The Czech parliament has approved the country’s budget for next year. Support from the Czech Communist Party was crucial in allowing the minority government of under-fire Prime Minister Andrej Babiš to see the budget through the 200-seat parliament, with 108 votes. All opposition MPs voted against the budget, which forecasts a deficit of 0.7 per cent (40 billion crowns) on growth of 3.1 per cent.
Government debt is expected to drop to 31.9 per cent of GDP next year from 33 per cent this year, one of the lowest figures in the European Union.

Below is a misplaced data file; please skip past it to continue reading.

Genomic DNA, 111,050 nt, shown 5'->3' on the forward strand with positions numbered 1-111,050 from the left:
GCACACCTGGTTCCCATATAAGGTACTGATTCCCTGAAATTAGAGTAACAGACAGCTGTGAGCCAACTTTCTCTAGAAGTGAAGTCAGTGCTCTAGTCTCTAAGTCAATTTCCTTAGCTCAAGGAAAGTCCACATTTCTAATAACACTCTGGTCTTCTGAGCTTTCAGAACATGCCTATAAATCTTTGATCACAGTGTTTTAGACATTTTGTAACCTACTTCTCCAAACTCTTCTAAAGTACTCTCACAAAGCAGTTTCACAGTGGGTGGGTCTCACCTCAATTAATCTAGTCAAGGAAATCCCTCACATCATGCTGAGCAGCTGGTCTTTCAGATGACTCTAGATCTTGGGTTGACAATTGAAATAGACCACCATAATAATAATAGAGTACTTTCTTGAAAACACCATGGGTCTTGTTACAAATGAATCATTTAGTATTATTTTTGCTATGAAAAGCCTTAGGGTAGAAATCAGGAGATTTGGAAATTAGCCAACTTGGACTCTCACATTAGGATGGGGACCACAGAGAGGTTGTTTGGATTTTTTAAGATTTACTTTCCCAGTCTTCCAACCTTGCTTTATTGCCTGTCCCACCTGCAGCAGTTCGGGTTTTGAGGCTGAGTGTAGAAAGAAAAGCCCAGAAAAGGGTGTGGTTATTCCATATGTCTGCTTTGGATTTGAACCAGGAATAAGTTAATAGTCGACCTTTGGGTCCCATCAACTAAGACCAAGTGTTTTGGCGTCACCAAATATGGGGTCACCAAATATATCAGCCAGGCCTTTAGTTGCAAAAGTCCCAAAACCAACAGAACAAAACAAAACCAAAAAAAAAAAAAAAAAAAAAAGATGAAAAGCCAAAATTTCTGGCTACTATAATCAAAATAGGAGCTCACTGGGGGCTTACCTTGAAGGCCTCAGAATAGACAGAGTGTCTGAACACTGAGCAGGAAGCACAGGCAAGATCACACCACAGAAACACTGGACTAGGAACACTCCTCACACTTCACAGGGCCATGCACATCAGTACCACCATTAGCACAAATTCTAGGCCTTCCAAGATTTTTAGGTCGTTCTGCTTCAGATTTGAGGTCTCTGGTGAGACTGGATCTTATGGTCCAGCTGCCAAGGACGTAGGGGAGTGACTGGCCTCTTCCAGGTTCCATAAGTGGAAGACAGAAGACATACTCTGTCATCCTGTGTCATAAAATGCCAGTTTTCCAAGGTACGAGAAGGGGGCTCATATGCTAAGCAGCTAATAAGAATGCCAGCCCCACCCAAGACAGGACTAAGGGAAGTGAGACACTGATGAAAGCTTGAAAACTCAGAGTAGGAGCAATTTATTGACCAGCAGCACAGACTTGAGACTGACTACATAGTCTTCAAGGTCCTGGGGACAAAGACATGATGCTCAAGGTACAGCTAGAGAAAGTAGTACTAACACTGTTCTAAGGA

The budget also raises pensions and public sector salaries, and introduces benefits such as free inter-city public transport travel for pensioners and students, moves deemed crucial to garner Communist support.
“This is a budget that will improve the lives of citizens and which will help entrepreneurs and self-employed people,” said Mr Babiš.
However, the National Budget Council, an advisory body of economists that reports to parliament, has called the budget “not optimal”.
The budget projects overall state expenditure at 1,505 billion crowns (66.48 billion US dollars) and revenues at 1,465 billion crowns (64.71 billion US dollars). Inflation is set to remain unchanged, at 2.3 per cent.